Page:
The phenomenon of 3D TV

The phenomenon of 3D TVThe phenomenon of 3D television has been question of its negative effect on the eyes, but scientists from The Vision Centre say that under normal viewing conditions it is unlikely to cause any damage to the visual system. Professor Colin Clifford of The Vision Centre and The University of Sydney explains the concept of 3D television to answer all doubts that one might have regarding its safety.

He describes the functioning of the eye by saying that our eyes are pointing almost parallel when viewing an object that is beyond the reading distance. The adjustments that the eyes make are found to be very little and similarly viewing a 3D TV from a suitable distance may not affect the eyes. He compares how VR goggles, which were used to provide the 3D effect earlier are different from the present technology of 3D TV.

He gives details as to how with VR goggles different signals were sent to each eye resulting in confusing brain’s processing and its depth perception. He further clarifies that since we are watching 3D TV from a longer distance it is unlikely to affect how the brain perceives depth of field.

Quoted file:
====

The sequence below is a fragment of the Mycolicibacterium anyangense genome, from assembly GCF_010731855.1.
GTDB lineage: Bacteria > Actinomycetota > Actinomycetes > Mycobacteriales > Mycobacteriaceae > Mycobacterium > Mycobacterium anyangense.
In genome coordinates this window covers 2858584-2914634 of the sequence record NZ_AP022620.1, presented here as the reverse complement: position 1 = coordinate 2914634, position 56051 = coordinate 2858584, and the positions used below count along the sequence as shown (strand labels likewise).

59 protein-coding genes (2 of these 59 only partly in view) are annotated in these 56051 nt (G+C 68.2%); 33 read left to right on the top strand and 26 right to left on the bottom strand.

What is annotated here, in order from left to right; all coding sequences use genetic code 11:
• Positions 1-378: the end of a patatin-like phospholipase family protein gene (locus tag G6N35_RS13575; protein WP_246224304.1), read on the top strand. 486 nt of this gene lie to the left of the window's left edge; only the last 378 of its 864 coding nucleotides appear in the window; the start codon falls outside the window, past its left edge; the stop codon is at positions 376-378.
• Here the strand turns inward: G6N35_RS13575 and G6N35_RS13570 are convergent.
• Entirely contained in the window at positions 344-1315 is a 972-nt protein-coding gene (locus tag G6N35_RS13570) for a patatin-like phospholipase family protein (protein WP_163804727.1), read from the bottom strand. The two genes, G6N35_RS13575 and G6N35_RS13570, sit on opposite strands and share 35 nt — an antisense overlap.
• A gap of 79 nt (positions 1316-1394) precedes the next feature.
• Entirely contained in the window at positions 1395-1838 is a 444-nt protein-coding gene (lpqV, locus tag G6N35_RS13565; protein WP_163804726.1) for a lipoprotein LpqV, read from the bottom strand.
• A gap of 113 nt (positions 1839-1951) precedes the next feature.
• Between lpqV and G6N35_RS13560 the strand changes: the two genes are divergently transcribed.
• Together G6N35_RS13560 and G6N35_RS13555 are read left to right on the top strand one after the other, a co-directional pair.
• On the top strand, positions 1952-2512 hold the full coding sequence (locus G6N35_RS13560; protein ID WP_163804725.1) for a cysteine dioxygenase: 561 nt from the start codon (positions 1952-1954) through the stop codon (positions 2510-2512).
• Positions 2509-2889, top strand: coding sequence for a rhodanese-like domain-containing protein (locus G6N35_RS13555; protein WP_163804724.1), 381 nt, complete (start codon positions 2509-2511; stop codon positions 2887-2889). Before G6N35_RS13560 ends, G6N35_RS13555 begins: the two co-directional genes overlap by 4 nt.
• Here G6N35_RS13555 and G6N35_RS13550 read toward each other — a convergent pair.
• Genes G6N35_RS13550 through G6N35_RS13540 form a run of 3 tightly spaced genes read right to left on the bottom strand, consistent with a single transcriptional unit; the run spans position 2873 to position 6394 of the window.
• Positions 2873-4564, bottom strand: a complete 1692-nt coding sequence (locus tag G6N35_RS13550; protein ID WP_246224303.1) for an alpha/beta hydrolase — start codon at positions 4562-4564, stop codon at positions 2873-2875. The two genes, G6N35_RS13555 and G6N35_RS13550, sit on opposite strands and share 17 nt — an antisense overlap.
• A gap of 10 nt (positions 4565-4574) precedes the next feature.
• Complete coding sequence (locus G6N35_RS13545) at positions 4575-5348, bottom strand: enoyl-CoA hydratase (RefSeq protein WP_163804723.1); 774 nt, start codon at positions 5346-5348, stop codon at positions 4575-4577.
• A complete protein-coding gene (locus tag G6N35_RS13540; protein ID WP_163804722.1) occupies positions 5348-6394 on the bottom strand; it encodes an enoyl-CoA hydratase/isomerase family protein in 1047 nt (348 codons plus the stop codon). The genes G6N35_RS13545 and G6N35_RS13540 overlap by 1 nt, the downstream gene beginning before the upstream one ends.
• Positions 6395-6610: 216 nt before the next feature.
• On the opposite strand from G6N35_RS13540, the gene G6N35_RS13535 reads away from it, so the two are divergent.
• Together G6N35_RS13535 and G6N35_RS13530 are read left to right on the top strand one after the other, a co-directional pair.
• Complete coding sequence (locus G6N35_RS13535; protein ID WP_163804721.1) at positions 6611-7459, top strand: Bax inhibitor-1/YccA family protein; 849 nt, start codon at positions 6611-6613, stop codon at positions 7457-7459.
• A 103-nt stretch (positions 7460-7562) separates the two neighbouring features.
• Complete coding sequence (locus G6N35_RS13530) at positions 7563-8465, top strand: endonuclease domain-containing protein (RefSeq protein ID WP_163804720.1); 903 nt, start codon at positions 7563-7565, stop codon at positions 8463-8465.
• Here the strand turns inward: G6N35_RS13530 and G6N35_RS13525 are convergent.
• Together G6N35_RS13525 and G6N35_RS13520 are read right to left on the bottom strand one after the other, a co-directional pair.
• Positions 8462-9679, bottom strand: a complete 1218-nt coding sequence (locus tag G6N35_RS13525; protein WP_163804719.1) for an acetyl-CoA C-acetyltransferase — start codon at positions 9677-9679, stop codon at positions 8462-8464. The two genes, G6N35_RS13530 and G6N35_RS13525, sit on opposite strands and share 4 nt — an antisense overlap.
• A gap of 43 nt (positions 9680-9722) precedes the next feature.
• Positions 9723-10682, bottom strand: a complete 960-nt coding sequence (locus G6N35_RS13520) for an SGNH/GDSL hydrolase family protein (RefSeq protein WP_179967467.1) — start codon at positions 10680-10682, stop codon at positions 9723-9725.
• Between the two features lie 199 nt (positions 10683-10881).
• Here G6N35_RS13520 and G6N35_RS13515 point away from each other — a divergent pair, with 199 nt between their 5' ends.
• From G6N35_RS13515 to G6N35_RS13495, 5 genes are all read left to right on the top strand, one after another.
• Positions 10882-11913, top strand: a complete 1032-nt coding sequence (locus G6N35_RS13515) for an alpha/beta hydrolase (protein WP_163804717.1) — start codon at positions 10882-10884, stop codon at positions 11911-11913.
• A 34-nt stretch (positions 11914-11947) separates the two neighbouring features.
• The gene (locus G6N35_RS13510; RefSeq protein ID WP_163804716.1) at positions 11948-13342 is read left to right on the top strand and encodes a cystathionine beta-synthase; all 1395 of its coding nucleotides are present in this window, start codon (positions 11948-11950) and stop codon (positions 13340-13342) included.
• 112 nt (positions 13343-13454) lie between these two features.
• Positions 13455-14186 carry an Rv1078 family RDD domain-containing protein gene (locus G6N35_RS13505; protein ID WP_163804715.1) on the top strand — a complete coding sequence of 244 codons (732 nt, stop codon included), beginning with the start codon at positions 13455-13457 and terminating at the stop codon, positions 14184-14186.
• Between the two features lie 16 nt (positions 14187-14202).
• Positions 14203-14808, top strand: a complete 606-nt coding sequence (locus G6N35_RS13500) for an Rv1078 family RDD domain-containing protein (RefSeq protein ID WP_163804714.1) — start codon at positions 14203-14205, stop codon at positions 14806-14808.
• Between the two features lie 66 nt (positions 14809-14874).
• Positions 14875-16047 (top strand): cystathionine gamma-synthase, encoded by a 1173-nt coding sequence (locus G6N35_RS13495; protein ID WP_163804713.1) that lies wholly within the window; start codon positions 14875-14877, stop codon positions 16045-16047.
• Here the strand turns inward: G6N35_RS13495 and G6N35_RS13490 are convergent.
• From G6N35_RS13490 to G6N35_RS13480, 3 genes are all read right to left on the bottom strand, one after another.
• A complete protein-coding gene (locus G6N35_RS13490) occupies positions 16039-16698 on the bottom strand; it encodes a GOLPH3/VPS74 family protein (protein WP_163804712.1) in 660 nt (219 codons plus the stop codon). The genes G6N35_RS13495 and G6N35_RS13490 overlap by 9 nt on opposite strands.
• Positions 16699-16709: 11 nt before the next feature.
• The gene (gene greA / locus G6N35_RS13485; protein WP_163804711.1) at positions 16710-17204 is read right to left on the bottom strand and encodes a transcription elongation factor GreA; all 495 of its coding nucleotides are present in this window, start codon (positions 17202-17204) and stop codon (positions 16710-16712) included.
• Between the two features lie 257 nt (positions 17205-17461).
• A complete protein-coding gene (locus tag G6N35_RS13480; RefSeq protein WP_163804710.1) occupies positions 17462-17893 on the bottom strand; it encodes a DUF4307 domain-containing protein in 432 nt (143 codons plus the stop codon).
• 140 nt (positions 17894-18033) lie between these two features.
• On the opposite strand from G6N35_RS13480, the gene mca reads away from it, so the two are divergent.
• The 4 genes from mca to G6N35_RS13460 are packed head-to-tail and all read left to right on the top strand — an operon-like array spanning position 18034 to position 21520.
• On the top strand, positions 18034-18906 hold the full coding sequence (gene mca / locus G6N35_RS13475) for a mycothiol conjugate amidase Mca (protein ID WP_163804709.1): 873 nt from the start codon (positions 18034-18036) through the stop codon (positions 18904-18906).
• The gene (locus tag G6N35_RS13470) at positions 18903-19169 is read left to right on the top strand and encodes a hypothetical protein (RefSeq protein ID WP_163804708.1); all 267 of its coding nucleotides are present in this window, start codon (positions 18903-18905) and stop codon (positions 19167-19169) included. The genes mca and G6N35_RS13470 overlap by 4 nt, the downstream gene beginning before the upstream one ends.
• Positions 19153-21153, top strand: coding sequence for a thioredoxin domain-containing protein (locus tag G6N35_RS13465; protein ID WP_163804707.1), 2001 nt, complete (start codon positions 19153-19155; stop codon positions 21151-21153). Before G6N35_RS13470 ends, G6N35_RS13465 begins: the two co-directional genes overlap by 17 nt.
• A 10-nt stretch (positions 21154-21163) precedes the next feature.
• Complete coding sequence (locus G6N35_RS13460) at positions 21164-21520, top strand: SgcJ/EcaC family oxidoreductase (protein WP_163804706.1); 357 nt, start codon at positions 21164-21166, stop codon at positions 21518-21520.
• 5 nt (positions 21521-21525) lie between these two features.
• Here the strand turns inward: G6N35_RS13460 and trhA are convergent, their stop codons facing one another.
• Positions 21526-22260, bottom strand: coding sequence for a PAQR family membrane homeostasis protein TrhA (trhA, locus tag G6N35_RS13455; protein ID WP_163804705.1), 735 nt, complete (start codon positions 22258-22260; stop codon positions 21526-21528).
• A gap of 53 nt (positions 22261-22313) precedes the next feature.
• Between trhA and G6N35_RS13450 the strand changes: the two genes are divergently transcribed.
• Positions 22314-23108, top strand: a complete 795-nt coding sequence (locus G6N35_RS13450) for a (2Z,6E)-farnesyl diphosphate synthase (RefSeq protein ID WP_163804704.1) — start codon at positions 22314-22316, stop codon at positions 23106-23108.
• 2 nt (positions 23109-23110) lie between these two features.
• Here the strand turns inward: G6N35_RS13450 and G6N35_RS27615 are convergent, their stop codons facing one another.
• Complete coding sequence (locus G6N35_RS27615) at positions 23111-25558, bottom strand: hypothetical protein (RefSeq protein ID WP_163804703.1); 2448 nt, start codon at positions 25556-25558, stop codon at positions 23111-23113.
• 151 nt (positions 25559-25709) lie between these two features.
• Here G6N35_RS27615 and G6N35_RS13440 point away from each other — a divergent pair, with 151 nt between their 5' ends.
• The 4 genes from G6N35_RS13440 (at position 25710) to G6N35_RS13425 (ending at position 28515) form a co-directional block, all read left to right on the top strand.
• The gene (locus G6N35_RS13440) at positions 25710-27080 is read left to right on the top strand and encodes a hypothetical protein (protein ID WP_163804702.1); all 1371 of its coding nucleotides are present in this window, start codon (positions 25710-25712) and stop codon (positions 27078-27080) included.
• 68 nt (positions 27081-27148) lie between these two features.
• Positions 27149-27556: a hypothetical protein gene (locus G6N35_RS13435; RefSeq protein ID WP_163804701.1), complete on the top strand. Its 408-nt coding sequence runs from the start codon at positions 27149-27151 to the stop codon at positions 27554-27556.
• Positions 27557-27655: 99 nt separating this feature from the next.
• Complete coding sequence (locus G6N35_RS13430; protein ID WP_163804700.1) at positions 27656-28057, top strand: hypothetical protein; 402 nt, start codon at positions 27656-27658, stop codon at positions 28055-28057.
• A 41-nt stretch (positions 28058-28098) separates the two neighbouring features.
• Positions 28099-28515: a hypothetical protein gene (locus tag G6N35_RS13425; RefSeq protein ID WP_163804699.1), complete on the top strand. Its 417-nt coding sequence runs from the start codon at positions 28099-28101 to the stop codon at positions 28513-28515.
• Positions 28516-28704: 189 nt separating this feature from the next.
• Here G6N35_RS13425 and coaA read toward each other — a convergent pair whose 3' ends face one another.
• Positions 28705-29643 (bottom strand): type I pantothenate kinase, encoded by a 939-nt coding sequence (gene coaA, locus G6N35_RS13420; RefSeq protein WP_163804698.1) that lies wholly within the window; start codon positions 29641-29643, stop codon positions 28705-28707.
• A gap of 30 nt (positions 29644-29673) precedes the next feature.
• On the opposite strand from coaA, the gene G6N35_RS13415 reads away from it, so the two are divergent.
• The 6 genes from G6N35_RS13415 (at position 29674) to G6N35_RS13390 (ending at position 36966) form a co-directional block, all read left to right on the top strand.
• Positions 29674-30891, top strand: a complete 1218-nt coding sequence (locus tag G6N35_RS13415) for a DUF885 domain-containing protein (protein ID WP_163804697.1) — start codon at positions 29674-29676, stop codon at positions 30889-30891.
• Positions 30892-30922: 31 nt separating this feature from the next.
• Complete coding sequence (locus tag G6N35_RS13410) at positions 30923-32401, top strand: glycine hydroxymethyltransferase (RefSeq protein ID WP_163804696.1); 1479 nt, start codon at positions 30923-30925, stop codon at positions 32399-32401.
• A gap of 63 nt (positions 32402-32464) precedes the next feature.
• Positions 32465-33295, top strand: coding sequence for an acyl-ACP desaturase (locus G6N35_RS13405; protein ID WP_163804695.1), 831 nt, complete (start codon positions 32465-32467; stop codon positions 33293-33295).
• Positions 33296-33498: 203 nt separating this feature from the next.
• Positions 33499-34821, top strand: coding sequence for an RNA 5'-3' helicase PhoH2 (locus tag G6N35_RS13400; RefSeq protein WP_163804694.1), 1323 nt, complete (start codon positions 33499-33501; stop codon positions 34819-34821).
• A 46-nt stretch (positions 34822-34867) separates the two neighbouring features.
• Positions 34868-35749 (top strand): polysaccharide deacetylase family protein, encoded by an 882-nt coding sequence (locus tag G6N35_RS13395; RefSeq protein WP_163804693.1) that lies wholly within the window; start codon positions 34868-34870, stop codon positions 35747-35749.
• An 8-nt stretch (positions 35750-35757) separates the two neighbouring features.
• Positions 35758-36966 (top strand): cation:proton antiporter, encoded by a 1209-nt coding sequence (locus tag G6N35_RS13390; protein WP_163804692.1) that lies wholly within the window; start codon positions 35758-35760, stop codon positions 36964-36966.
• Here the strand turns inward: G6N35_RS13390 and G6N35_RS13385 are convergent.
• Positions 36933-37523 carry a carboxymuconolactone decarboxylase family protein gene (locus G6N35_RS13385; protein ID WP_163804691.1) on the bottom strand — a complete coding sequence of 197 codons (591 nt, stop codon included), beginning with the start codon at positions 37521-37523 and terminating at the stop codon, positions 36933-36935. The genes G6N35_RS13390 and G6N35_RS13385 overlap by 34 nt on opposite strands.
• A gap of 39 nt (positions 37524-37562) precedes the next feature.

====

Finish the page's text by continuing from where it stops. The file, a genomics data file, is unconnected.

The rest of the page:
However, Samsung one of the leading manufacturers of television has issued safety guidelines according to which long hours of viewing is not suitable for anyone under the influence of alcohol, pregnant women, the elderly, those who suffer from epilepsy and those who are sleep deprived. Professor Clifford also agrees that there has been little research on ill effects on 3D TV.

In a lighter vein he goes on to tell that viewing normal television with one eye closed acts as a poor man’s 3D TV. Irrespective of the differences in opinion about 3D TV, all scientists agree that excess of TV viewing should be avoided and young children must specially be protected as their whole system, brain and eyes are developing. Long hours of exposure to TV could strain their visual system and damage the way the brain interprets the normal environment